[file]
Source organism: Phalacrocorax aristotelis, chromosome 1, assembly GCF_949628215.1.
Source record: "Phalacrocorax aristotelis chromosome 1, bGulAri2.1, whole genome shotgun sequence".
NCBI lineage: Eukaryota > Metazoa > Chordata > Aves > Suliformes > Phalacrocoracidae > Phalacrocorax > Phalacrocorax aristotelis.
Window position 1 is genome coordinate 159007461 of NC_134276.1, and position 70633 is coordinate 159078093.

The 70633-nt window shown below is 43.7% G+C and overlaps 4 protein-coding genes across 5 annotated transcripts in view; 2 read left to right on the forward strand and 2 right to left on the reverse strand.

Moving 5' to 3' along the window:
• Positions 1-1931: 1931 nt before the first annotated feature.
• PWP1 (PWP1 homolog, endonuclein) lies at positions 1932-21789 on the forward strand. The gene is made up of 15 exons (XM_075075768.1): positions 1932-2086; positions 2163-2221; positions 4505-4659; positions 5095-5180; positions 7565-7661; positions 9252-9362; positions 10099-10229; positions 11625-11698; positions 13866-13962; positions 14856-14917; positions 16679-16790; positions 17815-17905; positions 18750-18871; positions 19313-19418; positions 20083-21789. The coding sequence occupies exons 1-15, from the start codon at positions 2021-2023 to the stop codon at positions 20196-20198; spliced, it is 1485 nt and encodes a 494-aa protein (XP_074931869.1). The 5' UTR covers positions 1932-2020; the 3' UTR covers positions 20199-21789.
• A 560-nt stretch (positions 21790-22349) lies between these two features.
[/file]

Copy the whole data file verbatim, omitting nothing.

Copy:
Source organism: Phalacrocorax aristotelis, chromosome 1, assembly GCF_949628215.1.
Source record: "Phalacrocorax aristotelis chromosome 1, bGulAri2.1, whole genome shotgun sequence".
NCBI lineage: Eukaryota > Metazoa > Chordata > Aves > Suliformes > Phalacrocoracidae > Phalacrocorax > Phalacrocorax aristotelis.
Window position 1 is genome coordinate 159007461 of NC_134276.1, and position 70633 is coordinate 159078093.

The 70633-nt window shown below is 43.7% G+C and overlaps 4 protein-coding genes across 5 annotated transcripts in view; 2 read left to right on the forward strand and 2 right to left on the reverse strand.

Moving 5' to 3' along the window:
• Positions 1-1931: 1931 nt before the first annotated feature.
• PWP1 (PWP1 homolog, endonuclein) lies at positions 1932-21789 on the forward strand. The gene is made up of 15 exons (XM_075075768.1): positions 1932-2086; positions 2163-2221; positions 4505-4659; positions 5095-5180; positions 7565-7661; positions 9252-9362; positions 10099-10229; positions 11625-11698; positions 13866-13962; positions 14856-14917; positions 16679-16790; positions 17815-17905; positions 18750-18871; positions 19313-19418; positions 20083-21789. The coding sequence occupies exons 1-15, from the start codon at positions 2021-2023 to the stop codon at positions 20196-20198; spliced, it is 1485 nt and encodes a 494-aa protein (XP_074931869.1). The 5' UTR covers positions 1932-2020; the 3' UTR covers positions 20199-21789.
• A 560-nt stretch (positions 21790-22349) lies between these two features.